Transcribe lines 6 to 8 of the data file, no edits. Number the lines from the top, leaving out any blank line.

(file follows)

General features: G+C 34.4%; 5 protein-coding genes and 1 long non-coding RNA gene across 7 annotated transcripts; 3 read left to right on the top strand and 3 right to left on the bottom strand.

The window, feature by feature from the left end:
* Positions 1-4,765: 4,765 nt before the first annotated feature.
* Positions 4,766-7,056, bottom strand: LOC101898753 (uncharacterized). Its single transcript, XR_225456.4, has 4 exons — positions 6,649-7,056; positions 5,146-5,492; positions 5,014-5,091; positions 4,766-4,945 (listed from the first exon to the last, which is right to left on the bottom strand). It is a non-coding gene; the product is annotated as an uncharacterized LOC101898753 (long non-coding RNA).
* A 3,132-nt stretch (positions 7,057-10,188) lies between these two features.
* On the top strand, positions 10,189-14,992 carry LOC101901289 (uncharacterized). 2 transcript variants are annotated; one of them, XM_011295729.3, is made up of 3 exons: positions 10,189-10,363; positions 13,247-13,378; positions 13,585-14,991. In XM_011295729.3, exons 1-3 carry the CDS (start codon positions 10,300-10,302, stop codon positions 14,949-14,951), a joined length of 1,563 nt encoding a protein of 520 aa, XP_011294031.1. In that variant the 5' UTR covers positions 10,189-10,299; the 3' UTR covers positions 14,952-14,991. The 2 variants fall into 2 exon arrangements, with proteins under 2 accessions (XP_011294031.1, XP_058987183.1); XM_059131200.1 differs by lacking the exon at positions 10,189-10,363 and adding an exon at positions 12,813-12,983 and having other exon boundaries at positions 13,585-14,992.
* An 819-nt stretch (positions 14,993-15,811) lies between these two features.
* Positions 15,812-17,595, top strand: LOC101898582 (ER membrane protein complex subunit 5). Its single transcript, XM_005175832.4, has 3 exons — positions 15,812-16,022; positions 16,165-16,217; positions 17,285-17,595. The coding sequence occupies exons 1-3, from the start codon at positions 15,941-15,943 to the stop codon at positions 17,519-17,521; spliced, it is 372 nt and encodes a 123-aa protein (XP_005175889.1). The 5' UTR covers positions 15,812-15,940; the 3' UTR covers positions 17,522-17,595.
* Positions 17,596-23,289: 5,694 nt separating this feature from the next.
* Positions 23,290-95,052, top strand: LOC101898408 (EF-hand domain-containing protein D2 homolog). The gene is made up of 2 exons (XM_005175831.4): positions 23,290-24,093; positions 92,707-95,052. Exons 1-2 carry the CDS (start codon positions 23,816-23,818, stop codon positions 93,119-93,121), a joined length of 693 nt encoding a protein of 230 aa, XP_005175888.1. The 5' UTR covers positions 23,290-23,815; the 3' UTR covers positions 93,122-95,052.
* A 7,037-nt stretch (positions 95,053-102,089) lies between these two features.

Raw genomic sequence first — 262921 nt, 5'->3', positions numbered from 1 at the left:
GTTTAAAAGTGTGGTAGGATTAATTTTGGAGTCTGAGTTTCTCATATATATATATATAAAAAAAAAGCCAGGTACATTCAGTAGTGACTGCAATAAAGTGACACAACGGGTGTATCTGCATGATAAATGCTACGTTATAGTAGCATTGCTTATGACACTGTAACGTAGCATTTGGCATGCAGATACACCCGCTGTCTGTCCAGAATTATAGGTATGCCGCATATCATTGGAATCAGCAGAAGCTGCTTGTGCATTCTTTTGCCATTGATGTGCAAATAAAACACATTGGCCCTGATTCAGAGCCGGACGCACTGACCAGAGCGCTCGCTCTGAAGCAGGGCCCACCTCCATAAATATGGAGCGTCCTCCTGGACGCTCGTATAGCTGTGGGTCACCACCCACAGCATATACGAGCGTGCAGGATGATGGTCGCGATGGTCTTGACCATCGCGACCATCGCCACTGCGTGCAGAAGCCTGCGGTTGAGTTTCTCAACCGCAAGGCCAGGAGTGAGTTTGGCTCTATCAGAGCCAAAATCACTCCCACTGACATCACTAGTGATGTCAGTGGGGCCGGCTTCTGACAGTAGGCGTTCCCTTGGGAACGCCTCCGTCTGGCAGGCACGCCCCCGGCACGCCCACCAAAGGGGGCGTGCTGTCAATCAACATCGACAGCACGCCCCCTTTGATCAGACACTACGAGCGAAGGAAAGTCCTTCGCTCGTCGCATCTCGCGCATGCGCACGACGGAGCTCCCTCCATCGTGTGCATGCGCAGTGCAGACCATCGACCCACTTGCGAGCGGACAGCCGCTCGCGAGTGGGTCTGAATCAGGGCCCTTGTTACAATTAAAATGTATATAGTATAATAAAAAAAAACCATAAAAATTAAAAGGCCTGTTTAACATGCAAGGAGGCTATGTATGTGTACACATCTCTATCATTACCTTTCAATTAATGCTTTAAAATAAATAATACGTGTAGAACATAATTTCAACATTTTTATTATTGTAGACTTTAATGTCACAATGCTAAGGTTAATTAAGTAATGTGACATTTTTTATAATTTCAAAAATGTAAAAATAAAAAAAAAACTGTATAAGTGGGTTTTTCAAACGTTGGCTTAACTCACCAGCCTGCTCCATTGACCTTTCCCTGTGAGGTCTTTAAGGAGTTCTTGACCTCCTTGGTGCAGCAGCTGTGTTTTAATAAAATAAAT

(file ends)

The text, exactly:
* On the top strand, positions 10,189-14,992 carry LOC101901289 (uncharacterized). 2 transcript variants are annotated; one of them, XM_011295729.3, is made up of 3 exons: positions 10,189-10,363; positions 13,247-13,378; positions 13,585-14,991. In XM_011295729.3, exons 1-3 carry the CDS (start codon positions 10,300-10,302, stop codon positions 14,949-14,951), a joined length of 1,563 nt encoding a protein of 520 aa, XP_011294031.1. In that variant the 5' UTR covers positions 10,189-10,299; the 3' UTR covers positions 14,952-14,991. The 2 variants fall into 2 exon arrangements, with proteins under 2 accessions (XP_011294031.1, XP_058987183.1); XM_059131200.1 differs by lacking the exon at positions 10,189-10,363 and adding an exon at positions 12,813-12,983 and having other exon boundaries at positions 13,585-14,992.
* An 819-nt stretch (positions 14,993-15,811) lies between these two features.
* Positions 15,812-17,595, top strand: LOC101898582 (ER membrane protein complex subunit 5). Its single transcript, XM_005175832.4, has 3 exons — positions 15,812-16,022; positions 16,165-16,217; positions 17,285-17,595. The coding sequence occupies exons 1-3, from the start codon at positions 15,941-15,943 to the stop codon at positions 17,519-17,521; spliced, it is 372 nt and encodes a 123-aa protein (XP_005175889.1). The 5' UTR covers positions 15,812-15,940; the 3' UTR covers positions 17,522-17,595.